"read." The content of the memory is then produced as output. To write
into memory, the address of the location and the data to be written must be
supplied to the memory along with a "write" command. Thus a memory
component has (as subcomponents) storage locations, data paths for moving
information into and out of storage, and the control logic necessary to
read or write operation is called an access. Sequential access memories, such as
magnetic disks or tape, are usually used for secondary storage. In order to move
from one address to another in such memories, it is necessary to proceed
sequentially through all locations between the two addresses--for example, by
winding a tape. In random access memories (RAMs), on the other hand, all
locations can be accessed directly, and equally rapidly, by electronic
switching. RAMs are used in primary memory because they are much faster.
units frequently read from but seldom or never written into, such as the control
programs in hand calculators or programs that load the operating system into a
computer when power is first applied, are normally constructed with read-only
memories (ROMs). ROMs have permanent information placed in them during
manufacture. Because a program written into a ROM cannot be changed, such
programs are referred to as firmware. ROMs are also random access devices, but
when reference is made to the "RAM" of a computer, normally it is not
the ROM but just the writable RAM that is being discussed.
ROMs (PROMs) may be manufactured as standard units and then have information
permanently implanted in them by specialized equipment. Erasable programmable
ROMs (EPROMs) may have their programs erased and new information implanted from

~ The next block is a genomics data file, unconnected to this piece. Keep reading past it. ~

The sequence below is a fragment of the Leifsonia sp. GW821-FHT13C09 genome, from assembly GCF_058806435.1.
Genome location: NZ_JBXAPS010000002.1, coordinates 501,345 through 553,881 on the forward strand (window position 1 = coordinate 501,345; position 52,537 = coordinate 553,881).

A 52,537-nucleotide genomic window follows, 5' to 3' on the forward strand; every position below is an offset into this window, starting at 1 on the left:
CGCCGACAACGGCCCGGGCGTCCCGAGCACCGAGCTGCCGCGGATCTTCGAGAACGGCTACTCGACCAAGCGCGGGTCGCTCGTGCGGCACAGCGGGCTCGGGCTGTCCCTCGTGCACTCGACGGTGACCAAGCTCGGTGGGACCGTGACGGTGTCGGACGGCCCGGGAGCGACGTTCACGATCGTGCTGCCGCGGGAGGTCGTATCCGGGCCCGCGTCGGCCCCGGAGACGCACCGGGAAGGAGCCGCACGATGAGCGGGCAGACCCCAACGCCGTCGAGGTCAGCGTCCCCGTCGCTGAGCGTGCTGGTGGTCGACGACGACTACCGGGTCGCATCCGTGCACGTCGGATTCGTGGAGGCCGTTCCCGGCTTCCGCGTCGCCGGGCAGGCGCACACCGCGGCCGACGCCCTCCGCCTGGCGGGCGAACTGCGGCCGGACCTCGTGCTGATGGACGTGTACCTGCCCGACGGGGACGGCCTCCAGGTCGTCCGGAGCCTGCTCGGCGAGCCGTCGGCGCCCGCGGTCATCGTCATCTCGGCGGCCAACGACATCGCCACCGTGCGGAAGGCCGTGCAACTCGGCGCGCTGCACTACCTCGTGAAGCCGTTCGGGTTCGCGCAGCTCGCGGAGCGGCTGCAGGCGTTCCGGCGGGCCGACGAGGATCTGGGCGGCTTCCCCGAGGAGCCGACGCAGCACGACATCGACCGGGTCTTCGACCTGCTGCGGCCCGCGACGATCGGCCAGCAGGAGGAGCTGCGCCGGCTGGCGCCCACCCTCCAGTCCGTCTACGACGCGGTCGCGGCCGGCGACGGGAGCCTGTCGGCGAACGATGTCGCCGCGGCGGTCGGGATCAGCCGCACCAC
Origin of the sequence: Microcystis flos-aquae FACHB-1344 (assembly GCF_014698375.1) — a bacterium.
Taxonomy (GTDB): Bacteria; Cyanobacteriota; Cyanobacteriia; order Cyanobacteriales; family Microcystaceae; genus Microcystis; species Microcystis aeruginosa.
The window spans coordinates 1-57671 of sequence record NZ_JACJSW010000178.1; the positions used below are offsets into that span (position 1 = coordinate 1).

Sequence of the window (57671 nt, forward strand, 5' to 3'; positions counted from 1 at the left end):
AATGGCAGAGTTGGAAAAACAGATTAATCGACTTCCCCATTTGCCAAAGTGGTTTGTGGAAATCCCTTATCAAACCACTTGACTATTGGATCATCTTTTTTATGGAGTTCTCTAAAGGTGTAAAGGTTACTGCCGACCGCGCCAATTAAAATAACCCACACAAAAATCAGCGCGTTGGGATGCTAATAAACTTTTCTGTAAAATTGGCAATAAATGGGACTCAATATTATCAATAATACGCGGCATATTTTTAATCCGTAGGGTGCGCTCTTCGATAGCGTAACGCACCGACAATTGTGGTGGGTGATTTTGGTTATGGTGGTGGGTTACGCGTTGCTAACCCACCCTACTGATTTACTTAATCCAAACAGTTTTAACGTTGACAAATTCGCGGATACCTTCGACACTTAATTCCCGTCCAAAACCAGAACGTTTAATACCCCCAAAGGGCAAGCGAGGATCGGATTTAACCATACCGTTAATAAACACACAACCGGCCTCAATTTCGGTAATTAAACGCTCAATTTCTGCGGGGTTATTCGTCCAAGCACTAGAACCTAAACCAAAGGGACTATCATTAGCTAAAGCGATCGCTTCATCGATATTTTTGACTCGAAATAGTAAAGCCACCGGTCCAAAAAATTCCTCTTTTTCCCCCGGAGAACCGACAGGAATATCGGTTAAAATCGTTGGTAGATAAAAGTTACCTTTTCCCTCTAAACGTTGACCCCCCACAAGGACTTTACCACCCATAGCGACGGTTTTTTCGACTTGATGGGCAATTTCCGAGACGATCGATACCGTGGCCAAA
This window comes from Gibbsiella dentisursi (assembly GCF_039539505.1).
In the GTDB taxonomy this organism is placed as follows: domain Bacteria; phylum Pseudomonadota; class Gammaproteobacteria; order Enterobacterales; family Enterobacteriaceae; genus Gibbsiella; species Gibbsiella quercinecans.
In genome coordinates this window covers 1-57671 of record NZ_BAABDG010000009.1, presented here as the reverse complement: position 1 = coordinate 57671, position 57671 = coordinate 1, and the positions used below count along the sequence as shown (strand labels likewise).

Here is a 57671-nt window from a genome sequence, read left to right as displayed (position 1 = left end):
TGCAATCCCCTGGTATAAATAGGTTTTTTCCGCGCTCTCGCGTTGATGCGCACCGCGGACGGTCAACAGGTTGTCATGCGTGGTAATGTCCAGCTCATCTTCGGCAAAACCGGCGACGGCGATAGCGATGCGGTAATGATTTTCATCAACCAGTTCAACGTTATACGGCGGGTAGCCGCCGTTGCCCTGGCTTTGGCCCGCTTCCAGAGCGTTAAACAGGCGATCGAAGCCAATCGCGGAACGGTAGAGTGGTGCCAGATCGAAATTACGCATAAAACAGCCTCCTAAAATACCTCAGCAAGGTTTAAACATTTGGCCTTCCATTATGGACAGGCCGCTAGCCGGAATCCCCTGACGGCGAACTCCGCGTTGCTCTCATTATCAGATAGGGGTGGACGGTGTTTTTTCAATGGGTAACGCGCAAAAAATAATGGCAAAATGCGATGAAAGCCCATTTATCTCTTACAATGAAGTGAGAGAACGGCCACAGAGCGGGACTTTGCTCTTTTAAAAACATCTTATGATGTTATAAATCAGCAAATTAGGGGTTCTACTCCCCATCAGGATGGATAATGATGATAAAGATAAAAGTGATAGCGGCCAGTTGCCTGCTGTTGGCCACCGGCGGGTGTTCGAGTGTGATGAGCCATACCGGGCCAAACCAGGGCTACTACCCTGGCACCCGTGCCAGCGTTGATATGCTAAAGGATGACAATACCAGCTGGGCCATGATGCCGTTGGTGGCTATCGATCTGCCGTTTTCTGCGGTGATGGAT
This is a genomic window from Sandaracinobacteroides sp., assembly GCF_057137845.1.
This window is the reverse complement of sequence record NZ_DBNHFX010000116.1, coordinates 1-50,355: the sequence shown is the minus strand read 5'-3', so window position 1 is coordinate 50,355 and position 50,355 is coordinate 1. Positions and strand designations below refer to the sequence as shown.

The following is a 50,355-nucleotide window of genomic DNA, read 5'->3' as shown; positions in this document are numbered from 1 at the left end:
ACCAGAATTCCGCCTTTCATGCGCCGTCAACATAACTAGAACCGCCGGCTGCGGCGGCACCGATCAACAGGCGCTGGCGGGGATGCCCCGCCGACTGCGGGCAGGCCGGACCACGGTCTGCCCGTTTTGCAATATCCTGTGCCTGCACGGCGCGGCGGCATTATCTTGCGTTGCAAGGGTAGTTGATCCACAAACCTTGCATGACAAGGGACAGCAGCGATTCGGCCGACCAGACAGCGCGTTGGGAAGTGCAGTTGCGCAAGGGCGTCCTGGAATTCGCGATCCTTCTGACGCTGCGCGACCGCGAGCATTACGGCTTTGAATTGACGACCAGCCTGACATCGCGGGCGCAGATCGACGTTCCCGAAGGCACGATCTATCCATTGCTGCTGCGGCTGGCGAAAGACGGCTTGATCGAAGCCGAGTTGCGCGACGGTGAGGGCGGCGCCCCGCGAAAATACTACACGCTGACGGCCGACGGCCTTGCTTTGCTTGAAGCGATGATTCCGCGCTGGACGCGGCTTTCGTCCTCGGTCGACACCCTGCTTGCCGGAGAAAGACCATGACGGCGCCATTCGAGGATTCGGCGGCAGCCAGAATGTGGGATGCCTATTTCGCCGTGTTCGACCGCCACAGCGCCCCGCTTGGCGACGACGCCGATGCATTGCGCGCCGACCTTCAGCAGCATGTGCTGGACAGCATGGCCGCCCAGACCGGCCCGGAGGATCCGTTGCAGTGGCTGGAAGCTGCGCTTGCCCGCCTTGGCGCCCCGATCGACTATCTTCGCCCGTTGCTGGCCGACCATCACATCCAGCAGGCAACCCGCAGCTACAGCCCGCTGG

time to time. EPROMS that can be erased by ultraviolet light are used
extensively in industry. Newer electrically erasable PROMS (EEPROMS) are now
incorporated in some computers, to allow for firmware upgrading without
replacing built-in circuitry.
size of a computer memory refers to the amount of information that may be
stored. The smallest unit of information in digital computer systems is the bit,
or binary digit. This unit may have one of two values, 0 or 1, and is the basis
of the binary number system. An addressable unit is the group of bits that
constitutes the information in an addressable storage location. Common sizes for
the addressable unit are 8, 16, 32, and 64 bits. The memory size is specified by
the addressable unit size and by the number of addresses. Modern small computers
(see computer, personal) can be equipped with up to 4 billion addressable
locations, although most are initially equipped with smaller memories--typically
4 to 8 million addressable locations. Larger computers generally have even
part of of a computer's central processing unit (CPU) that serves as temporary
storage for data, addresses, and orders while they are being used is called the
register. The rate of information transfer between the CPU and memory is
determined by the memory cycle time and the path width, or number of bits moved
in each cycle. This is frequently larger than a single addressable unit. Memory
cycle time is the time required by the memory system to carry out a read or
write operation. Cycle times have declined steadily since the introduction of
random access memories (c.1950). By 1995, cycle times of 0.05 microseconds or
less were common.
the 1970s most large primary memories used ferrite cores--rings of magnetized
material about a millimeter in diameter, strung like beads on a wire grid. The
direction of magnetization of each core in the memory determined the binary
value it carried. Ferrite-core memories were "nonvolatile." That is,
they retain their information even after power has been removed. Primary memory
is still often called "core" memory, even though most primary memories
now are made up of small integrated circuit chips, each of which, in the present